|THE CHRISTMAS BONUS|
by Daniel Preston
In this seasonal tale by Daniel Preston we've decided to leave the local Cheshire dialect, as spoken by Ian Sant, intact because in this case it's almost completely intelligible, even to those unlucky enough to come from outside our area.
The Cheshire dialect, as spoken in Middlewich, is a mixture of Yorkshire, Lancashire, Derbyshire and Staffordshire, with bits borrowed from all over the place.
Actually, our greatest contribution to the English language seems to have come about when we took the shortened definite article of Yorkshire and Lancashire, as in 't'' and 'th'' and dispensed with it altogether:
Hence 'goin' shop' and 'goin' Northwich' etc.
On Facebook just the other day one Middlewich lady, wishing to inform her friends that she had had a slight accident on the icy pavements, did so with the short and pithy comment:
'Just rucked it goin' shop' -Ed.
THE CHRISTMAS BONUS
In those far off days of only forty-odd years ago, when Christmas was Christmas and coffee without milk was called black coffee; in the days when I was a paper lad, we used to get a Christmas card and a small gift of money from the customers to thank us for a job well done throughout the year.
It was Ian Sant who taught me the ins and outs of attaining said bonus.
'In th’ days before Christmas,' he said, 'It’s best that, when thar goes up th’ path, thar stamps tha feet and meks a racket so’s they know thar’s comin’.”
Thus alerted of your arrival someone would come out of the house to give you your treat.
There was always a Christmas card and usually some money in an envelope marked ‘Paper Lad’.
Sometimes it was paper money, like a ten bob note, other times it was coins, like two bob or half-a-crown.
Sometimes, if you’d encouraged the dog to shred the newspaper, it was ‘dash all’.
On one occasion, after I had stomped my way up the path in the prescribed manner, the lady of the house came out, an envelope in her hand.
“You don’t have to make all that racket,” she said. “you’ll get your Christmas bonus.”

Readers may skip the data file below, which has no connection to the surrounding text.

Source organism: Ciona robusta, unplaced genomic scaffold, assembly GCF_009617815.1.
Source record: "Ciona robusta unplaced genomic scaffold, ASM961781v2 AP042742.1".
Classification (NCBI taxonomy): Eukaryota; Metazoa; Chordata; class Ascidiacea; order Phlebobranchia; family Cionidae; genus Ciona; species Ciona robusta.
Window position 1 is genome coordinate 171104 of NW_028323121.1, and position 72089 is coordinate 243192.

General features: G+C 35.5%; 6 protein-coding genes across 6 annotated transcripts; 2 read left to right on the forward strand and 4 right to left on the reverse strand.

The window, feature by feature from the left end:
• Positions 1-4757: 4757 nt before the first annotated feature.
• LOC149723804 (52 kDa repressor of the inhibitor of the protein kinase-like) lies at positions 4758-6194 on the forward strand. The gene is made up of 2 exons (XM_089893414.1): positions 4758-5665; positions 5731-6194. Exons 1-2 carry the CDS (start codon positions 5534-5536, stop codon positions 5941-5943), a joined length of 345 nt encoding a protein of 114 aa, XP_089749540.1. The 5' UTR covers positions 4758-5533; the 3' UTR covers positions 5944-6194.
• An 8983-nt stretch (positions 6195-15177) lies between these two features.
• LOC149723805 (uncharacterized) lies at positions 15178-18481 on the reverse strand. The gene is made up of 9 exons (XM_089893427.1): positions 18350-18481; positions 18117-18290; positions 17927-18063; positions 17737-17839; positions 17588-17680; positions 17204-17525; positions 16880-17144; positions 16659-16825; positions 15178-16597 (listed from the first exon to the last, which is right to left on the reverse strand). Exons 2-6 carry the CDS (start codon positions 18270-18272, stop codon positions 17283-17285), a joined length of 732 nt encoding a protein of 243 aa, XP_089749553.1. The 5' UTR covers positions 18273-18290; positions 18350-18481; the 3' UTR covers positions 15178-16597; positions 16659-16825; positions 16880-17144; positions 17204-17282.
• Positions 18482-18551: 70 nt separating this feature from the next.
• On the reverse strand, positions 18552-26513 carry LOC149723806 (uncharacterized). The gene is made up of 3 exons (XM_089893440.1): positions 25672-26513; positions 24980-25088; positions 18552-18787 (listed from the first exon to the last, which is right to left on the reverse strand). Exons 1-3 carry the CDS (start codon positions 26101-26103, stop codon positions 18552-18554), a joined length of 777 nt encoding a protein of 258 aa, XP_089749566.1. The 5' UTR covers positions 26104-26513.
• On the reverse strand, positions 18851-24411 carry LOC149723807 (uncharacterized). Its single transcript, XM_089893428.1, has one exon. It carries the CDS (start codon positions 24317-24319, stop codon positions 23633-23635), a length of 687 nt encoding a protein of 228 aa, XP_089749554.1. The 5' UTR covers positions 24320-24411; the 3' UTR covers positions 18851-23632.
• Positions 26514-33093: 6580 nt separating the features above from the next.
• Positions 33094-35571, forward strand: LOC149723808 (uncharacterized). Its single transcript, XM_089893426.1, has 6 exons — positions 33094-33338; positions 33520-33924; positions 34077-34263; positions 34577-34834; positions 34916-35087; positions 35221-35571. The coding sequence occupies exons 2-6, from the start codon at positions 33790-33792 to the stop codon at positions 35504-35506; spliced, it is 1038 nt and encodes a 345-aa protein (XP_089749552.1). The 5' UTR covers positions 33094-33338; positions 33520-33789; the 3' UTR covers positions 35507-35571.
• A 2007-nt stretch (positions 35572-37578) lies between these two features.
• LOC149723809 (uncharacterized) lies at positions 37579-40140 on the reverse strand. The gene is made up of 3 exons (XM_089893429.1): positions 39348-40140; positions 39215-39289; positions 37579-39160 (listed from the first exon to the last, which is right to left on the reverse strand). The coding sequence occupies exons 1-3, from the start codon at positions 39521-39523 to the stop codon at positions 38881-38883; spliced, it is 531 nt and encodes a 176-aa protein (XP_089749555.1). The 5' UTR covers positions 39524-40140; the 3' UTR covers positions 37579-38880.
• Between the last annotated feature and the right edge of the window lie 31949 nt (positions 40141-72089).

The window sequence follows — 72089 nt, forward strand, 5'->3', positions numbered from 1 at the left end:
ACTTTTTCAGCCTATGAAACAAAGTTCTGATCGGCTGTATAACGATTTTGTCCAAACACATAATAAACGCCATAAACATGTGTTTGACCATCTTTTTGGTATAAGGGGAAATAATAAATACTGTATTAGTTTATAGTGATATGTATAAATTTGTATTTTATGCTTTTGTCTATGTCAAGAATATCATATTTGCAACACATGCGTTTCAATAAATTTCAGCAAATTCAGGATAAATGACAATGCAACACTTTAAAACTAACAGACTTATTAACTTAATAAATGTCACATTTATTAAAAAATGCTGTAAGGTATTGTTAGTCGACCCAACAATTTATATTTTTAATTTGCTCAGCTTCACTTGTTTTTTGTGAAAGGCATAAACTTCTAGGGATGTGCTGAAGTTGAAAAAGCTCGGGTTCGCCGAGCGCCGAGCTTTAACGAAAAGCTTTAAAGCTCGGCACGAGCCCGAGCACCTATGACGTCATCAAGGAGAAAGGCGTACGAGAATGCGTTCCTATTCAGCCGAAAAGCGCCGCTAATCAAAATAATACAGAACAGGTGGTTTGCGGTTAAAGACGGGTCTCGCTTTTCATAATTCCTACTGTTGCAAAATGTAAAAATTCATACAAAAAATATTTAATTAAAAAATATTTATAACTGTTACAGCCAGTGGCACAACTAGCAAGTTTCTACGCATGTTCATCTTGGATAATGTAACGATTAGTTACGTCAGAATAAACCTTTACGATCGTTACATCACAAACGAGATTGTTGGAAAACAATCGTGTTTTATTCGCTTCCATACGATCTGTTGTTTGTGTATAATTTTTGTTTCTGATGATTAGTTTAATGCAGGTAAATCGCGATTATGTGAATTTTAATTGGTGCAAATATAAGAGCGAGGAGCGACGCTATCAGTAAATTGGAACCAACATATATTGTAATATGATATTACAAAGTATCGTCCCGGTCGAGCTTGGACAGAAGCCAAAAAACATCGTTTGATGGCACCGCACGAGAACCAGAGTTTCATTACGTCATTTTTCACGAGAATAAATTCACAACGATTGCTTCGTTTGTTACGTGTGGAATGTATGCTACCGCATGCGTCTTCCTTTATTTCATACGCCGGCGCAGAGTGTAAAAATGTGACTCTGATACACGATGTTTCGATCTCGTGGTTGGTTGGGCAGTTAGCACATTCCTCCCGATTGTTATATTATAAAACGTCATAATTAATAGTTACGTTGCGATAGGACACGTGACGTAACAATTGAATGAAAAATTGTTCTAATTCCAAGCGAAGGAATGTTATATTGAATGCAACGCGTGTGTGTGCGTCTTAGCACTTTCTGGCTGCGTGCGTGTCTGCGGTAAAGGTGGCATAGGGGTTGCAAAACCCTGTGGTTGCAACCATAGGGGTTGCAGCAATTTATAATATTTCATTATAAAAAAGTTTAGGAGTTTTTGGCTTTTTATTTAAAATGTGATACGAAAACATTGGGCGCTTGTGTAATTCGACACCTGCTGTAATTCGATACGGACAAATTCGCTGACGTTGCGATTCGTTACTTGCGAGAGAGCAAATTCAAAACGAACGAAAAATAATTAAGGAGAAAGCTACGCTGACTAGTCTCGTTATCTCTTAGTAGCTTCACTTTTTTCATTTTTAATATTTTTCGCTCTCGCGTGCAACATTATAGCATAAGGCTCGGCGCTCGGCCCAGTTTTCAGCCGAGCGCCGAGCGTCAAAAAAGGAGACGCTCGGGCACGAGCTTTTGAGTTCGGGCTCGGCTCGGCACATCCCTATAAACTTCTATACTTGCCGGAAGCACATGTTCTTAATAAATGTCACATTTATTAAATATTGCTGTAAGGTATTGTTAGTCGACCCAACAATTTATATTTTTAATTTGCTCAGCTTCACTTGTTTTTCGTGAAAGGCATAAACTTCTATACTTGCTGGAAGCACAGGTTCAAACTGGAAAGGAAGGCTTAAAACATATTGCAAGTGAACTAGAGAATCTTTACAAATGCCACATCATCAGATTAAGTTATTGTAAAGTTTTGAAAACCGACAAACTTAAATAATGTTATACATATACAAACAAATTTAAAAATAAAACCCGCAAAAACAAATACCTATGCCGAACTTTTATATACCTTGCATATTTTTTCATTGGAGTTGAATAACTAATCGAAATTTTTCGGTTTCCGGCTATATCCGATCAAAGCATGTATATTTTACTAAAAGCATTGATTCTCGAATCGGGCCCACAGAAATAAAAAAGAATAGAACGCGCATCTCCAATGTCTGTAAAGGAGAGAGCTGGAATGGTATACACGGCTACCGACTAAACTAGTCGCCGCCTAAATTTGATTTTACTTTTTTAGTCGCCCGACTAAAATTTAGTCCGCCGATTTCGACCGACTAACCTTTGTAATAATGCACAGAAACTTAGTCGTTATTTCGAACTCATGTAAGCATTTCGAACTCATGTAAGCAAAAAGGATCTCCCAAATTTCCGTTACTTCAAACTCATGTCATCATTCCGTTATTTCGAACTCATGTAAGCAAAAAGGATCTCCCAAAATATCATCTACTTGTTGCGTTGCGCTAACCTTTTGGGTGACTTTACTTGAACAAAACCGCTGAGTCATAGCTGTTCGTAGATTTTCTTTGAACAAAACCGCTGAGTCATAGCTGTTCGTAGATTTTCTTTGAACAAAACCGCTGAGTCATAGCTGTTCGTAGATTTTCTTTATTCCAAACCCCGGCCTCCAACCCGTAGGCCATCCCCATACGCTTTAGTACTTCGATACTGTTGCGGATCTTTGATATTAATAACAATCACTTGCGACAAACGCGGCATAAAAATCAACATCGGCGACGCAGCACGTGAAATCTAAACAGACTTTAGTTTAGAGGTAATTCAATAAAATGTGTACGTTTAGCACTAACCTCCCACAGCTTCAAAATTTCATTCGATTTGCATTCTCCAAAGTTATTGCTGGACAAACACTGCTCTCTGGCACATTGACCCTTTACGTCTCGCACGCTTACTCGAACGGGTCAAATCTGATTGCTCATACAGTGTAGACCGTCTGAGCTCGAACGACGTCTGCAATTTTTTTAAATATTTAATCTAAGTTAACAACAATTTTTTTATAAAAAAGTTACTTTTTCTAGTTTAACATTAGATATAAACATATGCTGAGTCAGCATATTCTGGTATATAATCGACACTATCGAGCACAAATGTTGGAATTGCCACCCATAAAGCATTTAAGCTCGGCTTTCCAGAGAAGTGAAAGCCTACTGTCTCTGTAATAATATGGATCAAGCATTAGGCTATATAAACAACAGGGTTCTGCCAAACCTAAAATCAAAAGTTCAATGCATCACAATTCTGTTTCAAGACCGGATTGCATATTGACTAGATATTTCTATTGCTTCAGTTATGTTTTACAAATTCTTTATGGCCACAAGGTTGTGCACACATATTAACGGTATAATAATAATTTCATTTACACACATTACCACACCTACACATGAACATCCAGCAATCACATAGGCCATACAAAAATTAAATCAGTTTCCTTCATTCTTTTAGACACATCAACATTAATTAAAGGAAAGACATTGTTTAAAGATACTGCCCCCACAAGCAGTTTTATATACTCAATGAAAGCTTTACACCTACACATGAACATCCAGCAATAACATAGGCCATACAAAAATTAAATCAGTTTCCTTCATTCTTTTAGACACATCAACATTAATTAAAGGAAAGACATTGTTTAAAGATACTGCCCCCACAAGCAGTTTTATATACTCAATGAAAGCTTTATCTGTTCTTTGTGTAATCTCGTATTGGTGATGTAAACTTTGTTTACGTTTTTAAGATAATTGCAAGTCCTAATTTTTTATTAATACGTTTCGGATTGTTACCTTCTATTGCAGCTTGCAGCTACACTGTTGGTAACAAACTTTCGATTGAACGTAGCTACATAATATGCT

“It’s ‘cos me feet are cold,” I said, looking embarrassed.
She took her paper and handed over the envelope; Christmas card and bonus.
At the top of Spital Hill, on the left hand side as you go towards Winsford, is the house where the Carnegies lived.
It was (and is) a big house with a gravel drive.
The Carnegies were well off and I think they had horses stabled there.
Ian Sant had advised me that, at Christmas, it was best to ride in there like the clappers and put the bike into a slide.
'If thar comes off thee bike,' he said, 'Carnegie’s daughter will come running out, calling thee a poor boy and taking thee inside fer ‘ot chocolate ‘n’ pamperin’.'
Apparently this had happened to him the year before and he said that Carnegie’s daughter was a cracker.
I can’t attest to the looks of Carnegie’s daughter as I never did meet her.
However, I did ride into the gravel drive like the clappers in the days coming up to Christmas. I didn’t come off my bike, against my nature that, but I did make a lot of noise on that gravel.
I got my Christmas bonus as well, paper money from the Carnegies, but it wasn’t the daughter that handed it to me.
I don’t know if that house is still there, it probably is, but maybe surrounded by mews cottages or some other such symbol of the modern age.
© Daniel Preston 2011
|Mistaken identity: Stanthorne Hall|
I looked on google street views and went up to the top of Spittal Hill. There is a nameplate at the opening to the drive where the Carnegie's lived. It is Stanthorne Hall. I'm sure that many readers on here remember Mrs. Mac (I think her name was Mrs. McCrystal) that worked at Reg Taylor's. She put the newspapers together for each of the paperboys and wrote the names of the intended recipients on the top. The newspapers would be put together in the order of delivery as well.